White joins majority to uphold Jim Crow in the House: 1934
Compton White, Sr. served in the U.S. House of Representatives from Idaho as a Democrat from 1933-47 and from 1949-51 and is shown in an undated photograph.
White was a supporter of President Franklin Roosevelt’s New Deal and worked primarily on issues to aid farmers.
He was born in Mississippi and carried the dominant white supremacist racial views with him to Idaho.
White initially voted for a 1934 resolution to investigate the authority of the Accounts Committee to bar African Americans from the House public restaurant, but while serving on the committee doing the investigation he reversed himself.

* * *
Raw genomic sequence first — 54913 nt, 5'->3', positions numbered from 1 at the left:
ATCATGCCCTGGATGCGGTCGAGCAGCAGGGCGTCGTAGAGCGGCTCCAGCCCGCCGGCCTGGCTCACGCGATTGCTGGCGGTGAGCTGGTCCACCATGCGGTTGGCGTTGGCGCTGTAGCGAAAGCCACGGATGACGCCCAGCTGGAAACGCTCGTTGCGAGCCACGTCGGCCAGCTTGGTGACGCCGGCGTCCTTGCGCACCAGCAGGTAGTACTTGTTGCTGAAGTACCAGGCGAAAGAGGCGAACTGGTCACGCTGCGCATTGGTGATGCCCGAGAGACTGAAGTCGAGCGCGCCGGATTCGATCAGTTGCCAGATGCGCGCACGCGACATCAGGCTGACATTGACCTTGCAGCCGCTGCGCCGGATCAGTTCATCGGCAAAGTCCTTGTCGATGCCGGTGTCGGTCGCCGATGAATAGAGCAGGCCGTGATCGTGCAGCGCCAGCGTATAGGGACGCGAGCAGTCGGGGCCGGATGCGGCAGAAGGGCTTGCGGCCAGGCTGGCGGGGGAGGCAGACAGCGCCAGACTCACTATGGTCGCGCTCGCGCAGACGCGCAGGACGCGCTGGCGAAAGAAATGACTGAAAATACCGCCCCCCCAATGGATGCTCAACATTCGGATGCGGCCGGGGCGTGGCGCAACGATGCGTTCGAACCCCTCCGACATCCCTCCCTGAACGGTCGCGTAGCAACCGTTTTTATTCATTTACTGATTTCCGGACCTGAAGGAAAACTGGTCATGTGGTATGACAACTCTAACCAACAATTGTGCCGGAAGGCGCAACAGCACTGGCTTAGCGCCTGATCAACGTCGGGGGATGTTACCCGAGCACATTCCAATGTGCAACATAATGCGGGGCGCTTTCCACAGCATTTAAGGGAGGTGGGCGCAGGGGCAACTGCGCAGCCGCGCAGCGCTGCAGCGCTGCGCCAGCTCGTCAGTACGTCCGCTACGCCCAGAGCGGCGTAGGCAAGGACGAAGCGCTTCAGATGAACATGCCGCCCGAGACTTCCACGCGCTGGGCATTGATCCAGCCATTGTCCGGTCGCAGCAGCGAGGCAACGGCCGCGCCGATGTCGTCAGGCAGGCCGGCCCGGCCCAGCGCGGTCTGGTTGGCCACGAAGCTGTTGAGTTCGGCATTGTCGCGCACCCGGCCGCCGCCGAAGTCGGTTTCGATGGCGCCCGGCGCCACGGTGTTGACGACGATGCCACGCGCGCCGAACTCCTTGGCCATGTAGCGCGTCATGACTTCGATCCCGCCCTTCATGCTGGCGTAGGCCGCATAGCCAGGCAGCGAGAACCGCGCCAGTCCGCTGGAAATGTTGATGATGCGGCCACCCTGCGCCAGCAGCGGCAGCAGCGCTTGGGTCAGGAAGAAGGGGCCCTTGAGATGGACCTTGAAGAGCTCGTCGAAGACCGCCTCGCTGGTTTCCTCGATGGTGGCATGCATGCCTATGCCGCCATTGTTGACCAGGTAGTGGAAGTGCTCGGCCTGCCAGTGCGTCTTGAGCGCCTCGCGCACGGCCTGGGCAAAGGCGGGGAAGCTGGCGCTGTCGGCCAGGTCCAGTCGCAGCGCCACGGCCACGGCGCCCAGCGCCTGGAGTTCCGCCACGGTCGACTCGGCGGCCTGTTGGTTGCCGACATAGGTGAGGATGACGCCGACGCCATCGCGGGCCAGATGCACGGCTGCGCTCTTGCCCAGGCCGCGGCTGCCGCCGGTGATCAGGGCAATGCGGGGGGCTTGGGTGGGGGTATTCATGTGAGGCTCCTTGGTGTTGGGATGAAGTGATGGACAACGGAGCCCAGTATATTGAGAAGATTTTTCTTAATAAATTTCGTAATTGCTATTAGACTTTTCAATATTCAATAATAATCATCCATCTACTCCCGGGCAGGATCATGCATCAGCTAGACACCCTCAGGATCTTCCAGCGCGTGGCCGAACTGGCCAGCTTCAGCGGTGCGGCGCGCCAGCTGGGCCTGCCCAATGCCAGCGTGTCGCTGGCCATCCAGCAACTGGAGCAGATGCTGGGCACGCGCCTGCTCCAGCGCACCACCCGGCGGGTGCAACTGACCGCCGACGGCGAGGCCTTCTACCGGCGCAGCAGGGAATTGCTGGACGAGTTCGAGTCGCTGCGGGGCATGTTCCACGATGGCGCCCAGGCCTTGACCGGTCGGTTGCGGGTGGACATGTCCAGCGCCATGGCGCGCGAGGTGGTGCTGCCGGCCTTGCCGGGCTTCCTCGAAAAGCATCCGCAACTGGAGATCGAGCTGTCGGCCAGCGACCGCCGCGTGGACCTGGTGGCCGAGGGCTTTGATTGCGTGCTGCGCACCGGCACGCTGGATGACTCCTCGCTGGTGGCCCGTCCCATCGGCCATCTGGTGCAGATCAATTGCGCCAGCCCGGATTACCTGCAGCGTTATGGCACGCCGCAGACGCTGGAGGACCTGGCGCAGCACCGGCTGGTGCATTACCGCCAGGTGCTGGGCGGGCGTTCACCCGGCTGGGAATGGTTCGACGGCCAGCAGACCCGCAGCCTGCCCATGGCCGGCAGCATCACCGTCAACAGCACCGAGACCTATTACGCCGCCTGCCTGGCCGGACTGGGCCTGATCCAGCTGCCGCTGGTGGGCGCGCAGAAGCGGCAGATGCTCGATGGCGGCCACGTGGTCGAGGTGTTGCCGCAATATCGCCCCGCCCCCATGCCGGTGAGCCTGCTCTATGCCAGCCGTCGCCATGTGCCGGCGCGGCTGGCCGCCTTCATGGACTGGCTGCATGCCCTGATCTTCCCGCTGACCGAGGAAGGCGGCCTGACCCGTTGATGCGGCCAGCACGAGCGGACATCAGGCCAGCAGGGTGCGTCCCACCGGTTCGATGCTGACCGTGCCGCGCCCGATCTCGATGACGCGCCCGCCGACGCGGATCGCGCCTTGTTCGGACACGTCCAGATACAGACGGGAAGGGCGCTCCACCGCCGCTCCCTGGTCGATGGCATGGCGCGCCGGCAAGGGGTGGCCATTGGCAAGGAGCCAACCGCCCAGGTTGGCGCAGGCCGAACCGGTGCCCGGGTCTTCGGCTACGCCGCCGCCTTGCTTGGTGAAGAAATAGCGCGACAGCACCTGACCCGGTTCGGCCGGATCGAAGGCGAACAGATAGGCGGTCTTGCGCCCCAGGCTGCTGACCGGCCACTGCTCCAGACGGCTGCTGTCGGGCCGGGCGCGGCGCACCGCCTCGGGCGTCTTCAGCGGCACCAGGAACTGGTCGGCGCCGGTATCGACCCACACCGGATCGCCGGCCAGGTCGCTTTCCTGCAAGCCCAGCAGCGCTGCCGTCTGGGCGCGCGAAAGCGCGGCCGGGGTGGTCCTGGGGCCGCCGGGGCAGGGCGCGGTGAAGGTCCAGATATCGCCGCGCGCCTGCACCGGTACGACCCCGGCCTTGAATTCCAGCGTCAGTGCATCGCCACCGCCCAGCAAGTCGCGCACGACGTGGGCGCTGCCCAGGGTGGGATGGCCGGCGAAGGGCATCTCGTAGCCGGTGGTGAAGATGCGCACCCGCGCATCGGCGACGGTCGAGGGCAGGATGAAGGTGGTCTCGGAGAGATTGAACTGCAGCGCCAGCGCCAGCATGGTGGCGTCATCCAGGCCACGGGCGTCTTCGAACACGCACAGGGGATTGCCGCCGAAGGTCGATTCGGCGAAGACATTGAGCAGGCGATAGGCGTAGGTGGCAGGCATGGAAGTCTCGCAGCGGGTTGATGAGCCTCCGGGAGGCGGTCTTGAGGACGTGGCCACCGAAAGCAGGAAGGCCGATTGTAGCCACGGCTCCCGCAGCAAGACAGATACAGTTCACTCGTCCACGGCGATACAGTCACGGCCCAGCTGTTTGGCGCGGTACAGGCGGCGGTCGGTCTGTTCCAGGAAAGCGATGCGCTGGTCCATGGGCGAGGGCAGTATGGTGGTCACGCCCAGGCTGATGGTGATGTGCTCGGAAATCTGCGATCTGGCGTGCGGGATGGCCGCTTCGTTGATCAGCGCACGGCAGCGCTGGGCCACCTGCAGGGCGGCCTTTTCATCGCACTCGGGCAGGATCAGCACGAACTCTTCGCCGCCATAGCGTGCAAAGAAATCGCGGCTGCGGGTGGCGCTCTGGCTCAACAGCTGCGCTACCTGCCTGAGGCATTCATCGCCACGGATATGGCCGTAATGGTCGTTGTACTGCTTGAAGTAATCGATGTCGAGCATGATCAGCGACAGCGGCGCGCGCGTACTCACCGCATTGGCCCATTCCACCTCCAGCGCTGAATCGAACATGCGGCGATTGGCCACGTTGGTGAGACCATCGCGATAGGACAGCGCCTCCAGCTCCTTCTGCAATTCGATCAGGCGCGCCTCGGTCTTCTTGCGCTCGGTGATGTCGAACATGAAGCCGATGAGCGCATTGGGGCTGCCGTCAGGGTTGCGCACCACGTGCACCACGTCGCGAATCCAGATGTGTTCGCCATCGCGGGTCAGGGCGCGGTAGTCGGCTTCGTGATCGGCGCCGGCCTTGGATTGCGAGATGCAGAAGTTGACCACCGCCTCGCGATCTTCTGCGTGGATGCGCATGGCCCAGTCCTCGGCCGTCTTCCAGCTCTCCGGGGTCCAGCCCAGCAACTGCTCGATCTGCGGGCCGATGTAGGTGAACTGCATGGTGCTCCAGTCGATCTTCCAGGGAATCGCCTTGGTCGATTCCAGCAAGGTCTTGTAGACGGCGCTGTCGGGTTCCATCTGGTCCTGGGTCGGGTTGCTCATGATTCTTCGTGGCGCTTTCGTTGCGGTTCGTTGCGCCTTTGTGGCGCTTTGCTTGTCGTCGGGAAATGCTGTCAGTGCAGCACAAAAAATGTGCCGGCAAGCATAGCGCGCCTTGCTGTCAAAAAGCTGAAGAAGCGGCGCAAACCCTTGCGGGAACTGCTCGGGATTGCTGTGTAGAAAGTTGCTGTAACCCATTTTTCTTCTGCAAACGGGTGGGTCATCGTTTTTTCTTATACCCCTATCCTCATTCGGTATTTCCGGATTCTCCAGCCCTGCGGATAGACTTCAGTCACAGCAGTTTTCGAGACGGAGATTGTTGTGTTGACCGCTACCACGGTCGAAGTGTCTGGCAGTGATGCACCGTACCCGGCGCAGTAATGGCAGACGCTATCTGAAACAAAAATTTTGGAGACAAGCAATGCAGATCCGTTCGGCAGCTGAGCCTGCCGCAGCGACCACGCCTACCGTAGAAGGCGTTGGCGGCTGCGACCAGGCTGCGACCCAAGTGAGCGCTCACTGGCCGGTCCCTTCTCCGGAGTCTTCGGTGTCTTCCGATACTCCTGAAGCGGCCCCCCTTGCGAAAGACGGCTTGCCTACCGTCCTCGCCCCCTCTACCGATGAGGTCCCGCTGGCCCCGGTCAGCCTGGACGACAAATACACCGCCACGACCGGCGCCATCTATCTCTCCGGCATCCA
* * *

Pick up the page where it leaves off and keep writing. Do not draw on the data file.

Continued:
Joining the majority of the five-person committee, White endorsed the not very subtle subterfuge of re-defining the House public restaurant as private in order to continue Jim Crow under the Capitol dome.
Later in his career he argued against repeal of the Chinese Exclusion Act in 1943, stating that "There is no melting pot in America that can change their habits or change their mentality.”
For a detailed blog post on the fight against Jim Crow in the U.S. Capitol’s restaurants, see washingtonspark.wordpress.com/2018/02/26/origins-of-the-c...
For related images, see flic.kr/s/aHsmcArGZz
The photographer is unknown. The image is a U.S. House of Representatives photograph.